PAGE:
About us

About us

Concept

Two ancient cultures. Two worldviews. Taste and evolving technique. That’s Miyako, a restaurant serving modern and creatively innovative Japanese-Peruvian Nikkei cuisine.

With nearly two decades dedicated to the new Nikkei cuisine, Miyako brings together the best of Japanese and Peruvian culinary. The fusion melds the delicate, refined Japanese cuisine with Peruvian freshness and spice; An intense blend of flavors, textures, aromas and colors. Step inside and settle into our sushi bar or sit in a cozy traditional Japanese tatami-style booths for one of the most extraordinary and memorable dining experiences in South Florida. Outstanding chefs, great people on the floor and in the kitchen, plus a wine and sake list unparalleled in Doral — we believe these are the ingredients that have made Miyako one of the top-rated restaurants in South Florida.

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OUR MISSION

Contented beyond measure. More than just extraordinary food, Miyako is about the overall experience. From the moment you walk in the door until the moment you push back from the table or sushi bar you are caught up in an atmosphere that is as unique as it is stimulating. We pay impeccable attention to every detail to ensure that you feel comfortable. Welcomed. Satisfied.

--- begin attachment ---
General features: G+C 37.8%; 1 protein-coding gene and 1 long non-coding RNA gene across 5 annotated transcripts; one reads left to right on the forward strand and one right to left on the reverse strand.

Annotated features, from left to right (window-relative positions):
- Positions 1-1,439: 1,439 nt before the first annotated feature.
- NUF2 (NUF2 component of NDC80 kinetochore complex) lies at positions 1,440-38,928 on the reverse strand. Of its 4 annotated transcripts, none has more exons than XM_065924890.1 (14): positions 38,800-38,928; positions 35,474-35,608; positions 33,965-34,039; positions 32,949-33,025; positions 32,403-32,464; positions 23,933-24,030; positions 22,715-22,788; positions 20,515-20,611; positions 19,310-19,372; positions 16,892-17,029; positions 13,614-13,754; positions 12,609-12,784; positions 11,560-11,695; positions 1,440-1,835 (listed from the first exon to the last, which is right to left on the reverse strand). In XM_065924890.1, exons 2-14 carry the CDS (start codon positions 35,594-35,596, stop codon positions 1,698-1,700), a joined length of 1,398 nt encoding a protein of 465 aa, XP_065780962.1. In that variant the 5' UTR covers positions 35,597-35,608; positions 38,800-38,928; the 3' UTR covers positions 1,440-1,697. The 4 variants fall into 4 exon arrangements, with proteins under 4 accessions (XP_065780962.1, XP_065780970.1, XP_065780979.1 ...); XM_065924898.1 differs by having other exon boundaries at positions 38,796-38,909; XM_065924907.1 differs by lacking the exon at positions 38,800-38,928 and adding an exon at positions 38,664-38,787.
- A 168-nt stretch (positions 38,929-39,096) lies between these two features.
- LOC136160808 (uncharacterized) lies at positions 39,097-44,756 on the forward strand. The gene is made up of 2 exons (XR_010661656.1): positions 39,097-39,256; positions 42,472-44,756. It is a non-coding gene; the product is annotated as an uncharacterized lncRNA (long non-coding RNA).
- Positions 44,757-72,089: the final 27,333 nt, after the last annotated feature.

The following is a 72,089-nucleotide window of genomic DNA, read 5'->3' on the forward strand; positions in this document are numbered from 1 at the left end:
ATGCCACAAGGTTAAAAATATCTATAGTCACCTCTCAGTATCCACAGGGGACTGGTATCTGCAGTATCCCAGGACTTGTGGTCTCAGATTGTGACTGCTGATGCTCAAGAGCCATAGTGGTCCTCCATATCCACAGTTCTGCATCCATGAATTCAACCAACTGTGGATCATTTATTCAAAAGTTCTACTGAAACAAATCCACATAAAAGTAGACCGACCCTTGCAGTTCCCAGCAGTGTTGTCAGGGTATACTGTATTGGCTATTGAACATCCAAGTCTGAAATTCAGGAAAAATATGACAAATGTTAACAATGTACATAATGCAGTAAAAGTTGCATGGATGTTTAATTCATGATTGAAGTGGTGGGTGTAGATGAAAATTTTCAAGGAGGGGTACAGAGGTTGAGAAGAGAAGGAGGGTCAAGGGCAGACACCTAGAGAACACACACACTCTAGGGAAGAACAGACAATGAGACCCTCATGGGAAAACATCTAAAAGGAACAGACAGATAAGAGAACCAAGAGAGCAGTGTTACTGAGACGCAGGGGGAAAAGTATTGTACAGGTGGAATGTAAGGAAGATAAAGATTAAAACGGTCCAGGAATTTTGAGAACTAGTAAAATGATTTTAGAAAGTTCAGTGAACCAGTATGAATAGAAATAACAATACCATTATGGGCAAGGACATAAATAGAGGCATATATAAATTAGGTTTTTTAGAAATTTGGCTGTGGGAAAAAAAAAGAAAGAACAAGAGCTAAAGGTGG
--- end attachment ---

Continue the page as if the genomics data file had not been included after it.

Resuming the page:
What is Nikkei cuisine?

The term is used Nikkei to designate Japanese emigrants and their descendants. In the mid-80s, the name used as a reference for all those Japanese cooking is done outside Japan using local produce in its development, the majority, however, has finally received the word and define it as a mixture of Japanese and Peruvian cuisine, which combines the flavors and techniques of both cultures. Peru has the second largest ethnic Japanese population in South America (Brazil has the largest) and this community has made a significant cultural impact on the country since the Japanese first began to immigrate in the late 19th century. One of the most evident manifestations of their influence is of course Nikkei, the Japanese-Peruvian fusion food which is starting to sweep the globe. The particular roots of this fusion lie in the significance both traditions give to fresh fish, as Japanese sushi, buoyed by Peru’s thriving fishing industry, mixes perfectly with the ceviche which is at the center of many Peruvian menus. As with Chifa, the fusion cuisine which emerged from the Chinese community in Peru, Japanese dishes were combined with the flavors and cooking techniques of the indigenous Peruvians to remarkable effect. Fresh fish was combined with limes, corn, aji peppers, yucca and the many varieties of potatoes which Peruvians prize so highly.